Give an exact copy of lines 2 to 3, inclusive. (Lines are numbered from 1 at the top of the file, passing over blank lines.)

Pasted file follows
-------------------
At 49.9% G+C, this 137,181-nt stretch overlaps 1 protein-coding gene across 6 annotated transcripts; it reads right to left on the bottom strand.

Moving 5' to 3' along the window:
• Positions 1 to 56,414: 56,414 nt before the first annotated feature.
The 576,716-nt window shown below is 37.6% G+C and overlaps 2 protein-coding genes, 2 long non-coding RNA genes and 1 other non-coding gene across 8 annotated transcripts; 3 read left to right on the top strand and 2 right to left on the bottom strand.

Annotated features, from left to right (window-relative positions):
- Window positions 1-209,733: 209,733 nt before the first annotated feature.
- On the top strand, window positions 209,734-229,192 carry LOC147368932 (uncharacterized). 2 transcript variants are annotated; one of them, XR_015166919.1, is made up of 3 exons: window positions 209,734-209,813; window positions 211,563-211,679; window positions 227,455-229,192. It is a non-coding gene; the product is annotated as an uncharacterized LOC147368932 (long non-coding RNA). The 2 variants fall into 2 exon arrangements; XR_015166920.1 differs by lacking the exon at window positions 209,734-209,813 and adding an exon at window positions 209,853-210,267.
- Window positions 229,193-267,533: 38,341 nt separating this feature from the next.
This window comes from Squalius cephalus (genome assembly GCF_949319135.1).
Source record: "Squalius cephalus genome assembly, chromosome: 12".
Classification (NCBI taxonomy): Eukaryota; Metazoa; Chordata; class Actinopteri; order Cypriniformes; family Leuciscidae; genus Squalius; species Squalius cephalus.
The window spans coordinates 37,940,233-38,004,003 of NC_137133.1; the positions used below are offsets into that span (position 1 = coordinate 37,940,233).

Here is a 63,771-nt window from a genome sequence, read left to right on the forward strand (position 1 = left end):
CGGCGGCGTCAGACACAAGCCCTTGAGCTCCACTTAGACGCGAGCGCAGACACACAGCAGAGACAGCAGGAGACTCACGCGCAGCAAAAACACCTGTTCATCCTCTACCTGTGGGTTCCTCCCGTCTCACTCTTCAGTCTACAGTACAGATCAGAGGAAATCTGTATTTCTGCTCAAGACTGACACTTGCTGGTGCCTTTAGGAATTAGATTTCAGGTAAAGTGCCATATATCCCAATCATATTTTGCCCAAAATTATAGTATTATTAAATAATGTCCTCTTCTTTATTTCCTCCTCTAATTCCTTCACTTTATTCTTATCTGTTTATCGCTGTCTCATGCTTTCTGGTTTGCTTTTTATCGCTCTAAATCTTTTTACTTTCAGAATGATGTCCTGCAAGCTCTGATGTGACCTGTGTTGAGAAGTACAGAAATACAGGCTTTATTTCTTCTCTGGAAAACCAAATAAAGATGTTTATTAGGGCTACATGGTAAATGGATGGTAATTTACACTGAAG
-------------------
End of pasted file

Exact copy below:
Moving 5' to 3' along the window:
• Positions 1 to 56,414: 56,414 nt before the first annotated feature.